Last month in working with a senior team with one new member that was recently promoted to the team we found it slowed down the process considerably because this management team had gone through 5 years of planning together and were of one mind. The questions that the newly knighted leader asked felt like, “so yesterday.” What we discovered though was that his questions raised many assumptions that were baked into the business without the senior team knowing. Additionally, what became apparent was that he saw the outcome of the strategies that had been working successfully but did not understand that those strategies came based on the decisions that were decided in past years planning. He kept saying, ‘why do we need to put this in our plan we already know to do this?’ What he did not get was that the team keeps certain strategies from year to year so that the organization will keep doing those behaviors. After each meeting he said, how great he felt to be part of the team and involved in the decision making.

Motivation 3.0 in real-time play – no carrot no stick.

In doing this work for years once you involve the larger company there is no going back because how people feel about being involved, being asked. They become much more connected to the organizations operating values, vision and mission – they finally understand why they are doing what they are doing. All the things that get lost when trying to sell the ideas to the company when they had no say in the decisions that were made. Ask yourself if you would work for a company that did not care about your opinion?.

My experience tells me that you may take longer to complete the process but will take far less time in activating your employees into action based on what Dan Pink calls Motivation 3.0.

How far do you reach with your strategic planning? How many do you involve? How motivated is your team and organization when you are through?

Related Posts:

What Goes Into Your Strategic Plan

Strategic Planning Motivation 3.0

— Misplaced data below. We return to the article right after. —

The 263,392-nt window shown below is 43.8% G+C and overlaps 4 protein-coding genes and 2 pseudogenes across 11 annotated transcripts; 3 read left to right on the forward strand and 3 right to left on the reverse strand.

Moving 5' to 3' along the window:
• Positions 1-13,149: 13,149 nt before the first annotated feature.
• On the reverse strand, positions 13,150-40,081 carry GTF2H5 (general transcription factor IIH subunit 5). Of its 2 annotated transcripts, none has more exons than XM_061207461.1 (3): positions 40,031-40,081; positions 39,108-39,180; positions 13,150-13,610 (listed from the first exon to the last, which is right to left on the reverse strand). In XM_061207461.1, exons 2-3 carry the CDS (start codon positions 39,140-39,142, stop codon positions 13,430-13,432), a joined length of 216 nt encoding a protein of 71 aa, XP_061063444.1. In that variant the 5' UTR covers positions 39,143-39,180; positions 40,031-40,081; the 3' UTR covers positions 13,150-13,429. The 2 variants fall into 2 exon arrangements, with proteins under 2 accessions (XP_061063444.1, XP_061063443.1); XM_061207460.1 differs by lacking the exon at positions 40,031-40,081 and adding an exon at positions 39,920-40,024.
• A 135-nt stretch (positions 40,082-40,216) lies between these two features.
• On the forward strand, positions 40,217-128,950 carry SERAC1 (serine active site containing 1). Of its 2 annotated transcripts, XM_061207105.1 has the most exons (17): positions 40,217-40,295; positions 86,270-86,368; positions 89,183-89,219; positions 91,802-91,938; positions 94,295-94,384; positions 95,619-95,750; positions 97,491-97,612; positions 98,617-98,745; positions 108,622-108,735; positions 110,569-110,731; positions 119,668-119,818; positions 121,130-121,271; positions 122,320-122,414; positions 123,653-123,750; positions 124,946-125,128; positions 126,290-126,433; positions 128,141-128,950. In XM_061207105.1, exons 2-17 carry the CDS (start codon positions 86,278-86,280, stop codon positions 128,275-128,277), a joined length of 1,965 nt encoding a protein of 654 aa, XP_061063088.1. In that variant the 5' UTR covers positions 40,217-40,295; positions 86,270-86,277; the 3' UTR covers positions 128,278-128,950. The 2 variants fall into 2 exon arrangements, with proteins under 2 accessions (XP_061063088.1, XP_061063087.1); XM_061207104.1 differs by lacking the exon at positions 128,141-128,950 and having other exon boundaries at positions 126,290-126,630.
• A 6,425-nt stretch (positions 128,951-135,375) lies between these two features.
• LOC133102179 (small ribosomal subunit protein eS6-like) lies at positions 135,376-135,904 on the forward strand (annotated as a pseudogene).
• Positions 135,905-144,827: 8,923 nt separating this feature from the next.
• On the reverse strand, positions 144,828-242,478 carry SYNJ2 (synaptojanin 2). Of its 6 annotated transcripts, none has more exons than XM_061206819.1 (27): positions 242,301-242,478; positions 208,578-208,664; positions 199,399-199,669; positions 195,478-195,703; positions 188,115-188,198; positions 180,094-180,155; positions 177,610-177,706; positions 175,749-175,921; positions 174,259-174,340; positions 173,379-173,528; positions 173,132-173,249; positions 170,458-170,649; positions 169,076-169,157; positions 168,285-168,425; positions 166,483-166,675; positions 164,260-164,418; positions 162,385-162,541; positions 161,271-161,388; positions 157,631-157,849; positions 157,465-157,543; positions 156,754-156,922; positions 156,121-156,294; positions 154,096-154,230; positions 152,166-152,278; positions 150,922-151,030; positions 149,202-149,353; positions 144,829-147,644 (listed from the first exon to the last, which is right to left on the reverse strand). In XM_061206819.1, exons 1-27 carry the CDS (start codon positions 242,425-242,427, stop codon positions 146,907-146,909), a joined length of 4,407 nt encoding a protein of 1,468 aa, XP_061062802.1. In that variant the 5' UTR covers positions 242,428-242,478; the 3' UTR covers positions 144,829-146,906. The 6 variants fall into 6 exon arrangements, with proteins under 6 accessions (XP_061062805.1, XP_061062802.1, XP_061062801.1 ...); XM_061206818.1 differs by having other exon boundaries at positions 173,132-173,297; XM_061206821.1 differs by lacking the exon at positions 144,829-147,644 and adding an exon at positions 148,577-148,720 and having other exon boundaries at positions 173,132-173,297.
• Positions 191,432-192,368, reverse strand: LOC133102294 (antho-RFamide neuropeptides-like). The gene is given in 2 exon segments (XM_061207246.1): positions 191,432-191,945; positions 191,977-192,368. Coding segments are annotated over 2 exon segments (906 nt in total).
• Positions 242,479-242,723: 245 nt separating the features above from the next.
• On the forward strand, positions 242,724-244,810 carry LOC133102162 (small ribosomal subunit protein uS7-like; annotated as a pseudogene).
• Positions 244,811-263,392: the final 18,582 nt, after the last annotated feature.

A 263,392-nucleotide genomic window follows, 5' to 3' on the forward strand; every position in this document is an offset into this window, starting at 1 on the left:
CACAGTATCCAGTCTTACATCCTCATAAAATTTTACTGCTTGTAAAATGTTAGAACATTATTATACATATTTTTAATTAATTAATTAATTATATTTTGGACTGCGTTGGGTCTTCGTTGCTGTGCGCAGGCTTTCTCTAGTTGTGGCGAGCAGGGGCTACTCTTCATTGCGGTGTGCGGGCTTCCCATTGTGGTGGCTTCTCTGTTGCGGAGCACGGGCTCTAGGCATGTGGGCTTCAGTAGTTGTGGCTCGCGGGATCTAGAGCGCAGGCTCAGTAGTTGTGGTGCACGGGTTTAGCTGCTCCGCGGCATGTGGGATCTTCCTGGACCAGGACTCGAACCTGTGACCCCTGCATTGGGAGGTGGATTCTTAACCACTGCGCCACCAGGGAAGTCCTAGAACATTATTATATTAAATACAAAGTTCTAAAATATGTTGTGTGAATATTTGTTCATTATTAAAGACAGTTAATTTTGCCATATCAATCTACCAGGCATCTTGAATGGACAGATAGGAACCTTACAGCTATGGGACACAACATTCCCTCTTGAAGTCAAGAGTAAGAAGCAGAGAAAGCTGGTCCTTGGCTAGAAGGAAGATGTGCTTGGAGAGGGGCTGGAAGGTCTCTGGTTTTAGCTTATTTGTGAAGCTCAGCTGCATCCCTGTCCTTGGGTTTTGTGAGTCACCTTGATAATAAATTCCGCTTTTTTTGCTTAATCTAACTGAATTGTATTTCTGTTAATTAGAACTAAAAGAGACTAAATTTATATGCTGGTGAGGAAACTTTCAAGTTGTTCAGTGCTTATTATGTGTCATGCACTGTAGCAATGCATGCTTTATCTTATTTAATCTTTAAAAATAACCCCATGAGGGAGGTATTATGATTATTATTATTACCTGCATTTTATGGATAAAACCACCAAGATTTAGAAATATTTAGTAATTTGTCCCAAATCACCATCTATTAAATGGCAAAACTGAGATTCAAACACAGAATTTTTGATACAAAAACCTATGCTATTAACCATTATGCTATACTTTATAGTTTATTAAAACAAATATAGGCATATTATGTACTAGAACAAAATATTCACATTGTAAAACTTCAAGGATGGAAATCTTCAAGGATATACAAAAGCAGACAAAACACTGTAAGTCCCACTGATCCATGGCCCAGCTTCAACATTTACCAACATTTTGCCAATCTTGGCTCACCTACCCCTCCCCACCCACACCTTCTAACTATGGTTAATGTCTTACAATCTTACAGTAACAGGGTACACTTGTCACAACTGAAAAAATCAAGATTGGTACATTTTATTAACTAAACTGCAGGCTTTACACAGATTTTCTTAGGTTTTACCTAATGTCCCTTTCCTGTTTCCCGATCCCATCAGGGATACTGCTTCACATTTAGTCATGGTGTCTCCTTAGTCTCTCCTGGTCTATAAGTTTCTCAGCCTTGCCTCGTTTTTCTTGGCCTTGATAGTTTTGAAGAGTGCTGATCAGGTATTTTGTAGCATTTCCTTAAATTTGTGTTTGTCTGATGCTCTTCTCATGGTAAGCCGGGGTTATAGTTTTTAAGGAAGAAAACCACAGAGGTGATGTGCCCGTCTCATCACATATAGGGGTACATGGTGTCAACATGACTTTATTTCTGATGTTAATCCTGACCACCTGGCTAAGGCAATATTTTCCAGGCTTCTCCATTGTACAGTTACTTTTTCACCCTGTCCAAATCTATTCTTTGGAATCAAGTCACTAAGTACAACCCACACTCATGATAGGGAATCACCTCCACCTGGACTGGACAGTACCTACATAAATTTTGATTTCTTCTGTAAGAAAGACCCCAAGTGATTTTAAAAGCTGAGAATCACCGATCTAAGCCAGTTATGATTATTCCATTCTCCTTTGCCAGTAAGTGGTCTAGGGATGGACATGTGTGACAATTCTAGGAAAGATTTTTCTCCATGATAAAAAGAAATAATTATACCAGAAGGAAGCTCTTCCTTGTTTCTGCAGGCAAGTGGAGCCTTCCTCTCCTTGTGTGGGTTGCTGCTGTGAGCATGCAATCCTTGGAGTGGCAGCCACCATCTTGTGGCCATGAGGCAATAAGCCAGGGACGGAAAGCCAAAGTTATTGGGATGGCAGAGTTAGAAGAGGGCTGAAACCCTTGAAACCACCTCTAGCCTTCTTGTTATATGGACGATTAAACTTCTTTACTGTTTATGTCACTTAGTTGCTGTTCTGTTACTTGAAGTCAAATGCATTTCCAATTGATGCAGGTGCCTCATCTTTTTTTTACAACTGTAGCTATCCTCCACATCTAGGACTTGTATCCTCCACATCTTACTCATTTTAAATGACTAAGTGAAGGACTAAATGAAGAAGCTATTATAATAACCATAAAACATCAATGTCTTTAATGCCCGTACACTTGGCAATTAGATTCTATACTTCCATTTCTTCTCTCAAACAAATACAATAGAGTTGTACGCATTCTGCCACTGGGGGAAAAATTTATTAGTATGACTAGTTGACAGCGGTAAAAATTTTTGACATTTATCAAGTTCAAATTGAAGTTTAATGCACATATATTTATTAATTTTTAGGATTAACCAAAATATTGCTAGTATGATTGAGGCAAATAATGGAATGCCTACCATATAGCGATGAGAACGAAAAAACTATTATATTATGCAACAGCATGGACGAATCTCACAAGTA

Creating a Vision Statement

Business Model Generation

Strategic Planning Words Are Important


About the Author

Gary Cohen is a highly-skilled Executive Coach, Leadership Author, Trainer, and International Keynote Speaker. His clients range from entrepreneurial CEOs of the nation’s fastest-growing companies to executives of global 100 companies. He differentiates himself from traditional (psycho/therapeutic) executive coaches by bringing a vast amount of business experience as a former Founder / President of one the Nation’s Fastest growing companies. He is the author of Just Ask Leadership: Why Great Managers Always Ask the Right Questions (McGraw Hill). Gary B. Cohen Full Bio

  • http://www.eatinglightbulbs.com Eddie Colbeth

    Gary,
    In your article you mention Motivation 2.0 about 4 times. Did you mean Motivation 3.0? When your talking about involving the whole company in strategic planning, that sounds like a more flat management style which is Motivation 3.0 not 2.0.  Motivation 2.0 is carrots and sticks. Motivation 3.0 is autonomy, mastery and purpose.

    If the feedback you get back from your employees is used in creating the strategic plan, than it’s certainly Motivation 3.0. Though many employers seek input from employees with no intention of using the data, they collect it to “motivate” employees, but as soon as it’s apparent that their input is ignored moral goes down even further. It’s vital that people know the impact of there input. 

    Sounds like you’re doing good things at CO2 Partners! Thanks for sharing.

    Eddie Colbeth

    • http://co2partners.com/blog Gary B Cohen

      Yes I did! Thank you so much for catching that and before you read this it may be corrected.

  • Motivation

    This page is definitely interesting, an important post full of information.